The experiment that inspires Year of Plenty is one that grows out of a frustration with consumerism as well as a hunger for a sense of connectedness to place and people. Through an accessible and self-aware narrative, Craig Goodwin sketches his family’s year-long journey in sustainable living. Goodwin weaves personal experience with theological reflection (most of which is inspired by Wendell Berry)—an approach that leads him to articulate a rule for living the Christian faith in the midst of a culture and theology that has accommodated consumerism. As Goodwin explains, the rule is less a hard boundary and is more accurately seen as a reorientation to the kingdom of God present in our world. Against this backdrop the family’s explorations into the homegrown, the local, the used and the homemade offer a glimpse at the convergence of theology and practice.
As a result of both style and content, the book lends itself well to small group study and discussion. The author’s intent is to make a case for a Christian voice in issues of consumption and creation care by means of personal experiment and reflection rather than theological treatise. This does not preclude the author from exploring a “theology of plenty”, where his reflections eventually lead. The book seems to read better as a personal commentary with theological reflection on hyper-consumption rather than the development of a theology. Its strength is in demonstrating a relationship between reflection, theology, and practice through a personal narrative. But as far as developing a theology, Year of Plenty lacks depth for those who cannot tear up their lawn and turn it into a garden or build a chicken coop in their backyard.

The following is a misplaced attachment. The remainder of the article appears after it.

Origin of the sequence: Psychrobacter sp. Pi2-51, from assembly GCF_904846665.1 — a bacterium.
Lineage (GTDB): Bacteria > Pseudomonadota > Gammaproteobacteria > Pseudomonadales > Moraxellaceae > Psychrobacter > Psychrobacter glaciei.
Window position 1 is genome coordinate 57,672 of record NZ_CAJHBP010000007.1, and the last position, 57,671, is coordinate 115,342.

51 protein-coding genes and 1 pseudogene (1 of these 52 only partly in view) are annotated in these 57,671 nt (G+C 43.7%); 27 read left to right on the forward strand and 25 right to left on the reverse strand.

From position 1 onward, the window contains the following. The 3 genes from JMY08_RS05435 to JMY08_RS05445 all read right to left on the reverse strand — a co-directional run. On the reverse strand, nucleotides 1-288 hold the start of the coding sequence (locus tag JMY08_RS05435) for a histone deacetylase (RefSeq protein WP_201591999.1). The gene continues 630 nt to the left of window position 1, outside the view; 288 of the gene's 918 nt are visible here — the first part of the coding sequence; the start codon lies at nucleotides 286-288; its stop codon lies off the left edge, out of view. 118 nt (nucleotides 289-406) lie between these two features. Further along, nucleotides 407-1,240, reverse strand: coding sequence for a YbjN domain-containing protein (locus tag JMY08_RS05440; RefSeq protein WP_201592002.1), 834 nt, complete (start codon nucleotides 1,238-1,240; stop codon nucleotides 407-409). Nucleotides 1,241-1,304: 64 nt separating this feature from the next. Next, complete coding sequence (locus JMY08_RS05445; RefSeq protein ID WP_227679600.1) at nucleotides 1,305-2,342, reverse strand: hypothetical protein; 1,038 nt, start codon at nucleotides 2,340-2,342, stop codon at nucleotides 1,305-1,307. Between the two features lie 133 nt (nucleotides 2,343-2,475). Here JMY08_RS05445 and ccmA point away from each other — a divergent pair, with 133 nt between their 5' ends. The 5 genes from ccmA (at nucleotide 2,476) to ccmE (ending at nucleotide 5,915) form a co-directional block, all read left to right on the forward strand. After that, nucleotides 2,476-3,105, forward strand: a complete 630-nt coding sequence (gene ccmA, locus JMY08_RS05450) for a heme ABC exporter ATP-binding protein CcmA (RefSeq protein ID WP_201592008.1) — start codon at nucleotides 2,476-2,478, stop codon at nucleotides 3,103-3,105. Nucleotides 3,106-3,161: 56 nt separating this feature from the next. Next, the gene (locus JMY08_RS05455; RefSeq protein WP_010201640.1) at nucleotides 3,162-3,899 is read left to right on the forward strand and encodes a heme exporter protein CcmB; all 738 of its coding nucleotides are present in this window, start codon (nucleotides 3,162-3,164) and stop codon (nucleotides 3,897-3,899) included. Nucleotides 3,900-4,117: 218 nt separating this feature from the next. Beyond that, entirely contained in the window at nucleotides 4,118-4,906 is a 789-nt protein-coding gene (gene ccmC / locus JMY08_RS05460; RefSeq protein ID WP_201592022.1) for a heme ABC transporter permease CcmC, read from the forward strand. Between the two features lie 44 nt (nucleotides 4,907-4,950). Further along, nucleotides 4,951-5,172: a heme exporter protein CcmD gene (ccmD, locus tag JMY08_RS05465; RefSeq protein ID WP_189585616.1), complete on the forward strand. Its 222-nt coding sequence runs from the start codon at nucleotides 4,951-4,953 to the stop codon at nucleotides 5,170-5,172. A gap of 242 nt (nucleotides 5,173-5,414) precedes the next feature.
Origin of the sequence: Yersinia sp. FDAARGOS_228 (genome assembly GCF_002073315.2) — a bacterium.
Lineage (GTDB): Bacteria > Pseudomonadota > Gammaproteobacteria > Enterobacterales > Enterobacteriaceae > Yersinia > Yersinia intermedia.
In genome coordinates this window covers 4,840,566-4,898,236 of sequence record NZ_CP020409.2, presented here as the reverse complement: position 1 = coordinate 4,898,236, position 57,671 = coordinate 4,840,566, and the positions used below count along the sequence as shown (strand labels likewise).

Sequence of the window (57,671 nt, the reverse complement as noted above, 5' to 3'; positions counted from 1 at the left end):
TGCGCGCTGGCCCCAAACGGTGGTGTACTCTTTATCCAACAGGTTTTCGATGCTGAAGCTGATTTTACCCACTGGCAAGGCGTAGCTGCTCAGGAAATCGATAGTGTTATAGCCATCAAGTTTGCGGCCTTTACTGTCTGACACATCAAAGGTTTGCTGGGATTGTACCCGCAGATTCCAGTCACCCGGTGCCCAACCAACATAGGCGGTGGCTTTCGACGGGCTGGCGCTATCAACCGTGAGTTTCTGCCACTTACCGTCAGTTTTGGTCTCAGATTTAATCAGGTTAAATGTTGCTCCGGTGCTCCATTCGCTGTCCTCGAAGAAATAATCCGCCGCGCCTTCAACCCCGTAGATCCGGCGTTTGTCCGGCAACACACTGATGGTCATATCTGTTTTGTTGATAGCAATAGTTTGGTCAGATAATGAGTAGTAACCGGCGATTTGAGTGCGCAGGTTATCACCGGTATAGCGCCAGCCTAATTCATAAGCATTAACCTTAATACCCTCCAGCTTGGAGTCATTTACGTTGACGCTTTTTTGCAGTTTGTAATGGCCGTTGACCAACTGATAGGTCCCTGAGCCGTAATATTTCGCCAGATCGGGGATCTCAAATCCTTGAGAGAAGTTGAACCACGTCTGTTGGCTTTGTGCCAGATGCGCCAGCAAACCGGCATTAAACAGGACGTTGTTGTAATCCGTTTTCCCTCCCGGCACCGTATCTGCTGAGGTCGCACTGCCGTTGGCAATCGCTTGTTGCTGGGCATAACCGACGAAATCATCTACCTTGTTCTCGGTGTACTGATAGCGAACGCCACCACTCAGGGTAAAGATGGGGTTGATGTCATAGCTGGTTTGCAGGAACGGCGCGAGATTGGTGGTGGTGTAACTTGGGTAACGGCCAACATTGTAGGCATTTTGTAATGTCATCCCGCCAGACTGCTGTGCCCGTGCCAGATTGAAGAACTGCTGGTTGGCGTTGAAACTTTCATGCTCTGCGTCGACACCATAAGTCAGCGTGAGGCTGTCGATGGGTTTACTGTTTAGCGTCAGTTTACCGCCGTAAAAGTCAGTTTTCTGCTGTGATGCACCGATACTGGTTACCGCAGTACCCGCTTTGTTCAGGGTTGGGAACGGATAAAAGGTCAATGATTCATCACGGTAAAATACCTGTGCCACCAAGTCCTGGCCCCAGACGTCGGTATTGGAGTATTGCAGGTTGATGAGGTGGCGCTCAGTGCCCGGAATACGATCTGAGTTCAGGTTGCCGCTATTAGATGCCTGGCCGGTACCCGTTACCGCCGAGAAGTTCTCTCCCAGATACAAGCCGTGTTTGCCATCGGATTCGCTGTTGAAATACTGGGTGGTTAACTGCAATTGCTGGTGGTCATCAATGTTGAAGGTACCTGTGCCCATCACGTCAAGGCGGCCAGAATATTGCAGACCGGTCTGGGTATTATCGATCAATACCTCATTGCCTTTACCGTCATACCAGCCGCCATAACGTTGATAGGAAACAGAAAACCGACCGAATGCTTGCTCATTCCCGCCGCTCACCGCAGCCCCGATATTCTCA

As it is, a distinct conversation about hunger, the effects of climate change, or food justice issues is simply beyond the scope of this book. The passing references to these issues serve as a means for understanding how faith is integrated with this personal journey of sustainable living. This strategy works in the author’s favor by making the book more accessible than if it were just a theological project. On the other hand, Year of Plenty illustrates a sense of urgency in the author’s personal life, but is not forceful enough in articulating a sense of urgency for the church. Goodwin offers a critique of traditional dualist theology and advocates for a more holistic one, but this is done in the context of his personal reflections on his family’s experiment. This has the advantage of allowing the reader to make his/her own connections. It has the disadvantage of not being able to speak to a variety of entry points into the sustainability conversation and the urgency required for the church to engage in a deeper theology.
Yet Goodwin reaches a conclusion that is accessible as any for his audience—our decisions and practices, both economic and personal, are matters of faith. Because these are matters of faith the importance of making connections among sustainability and hunger, climate change and food justice are necessary and crucial to the development of a deeper theology in a world of plenty.
Goodwin’s blog: www.yearofplenty.org
Craig L. Goodwin
2011 Augsburg Fortress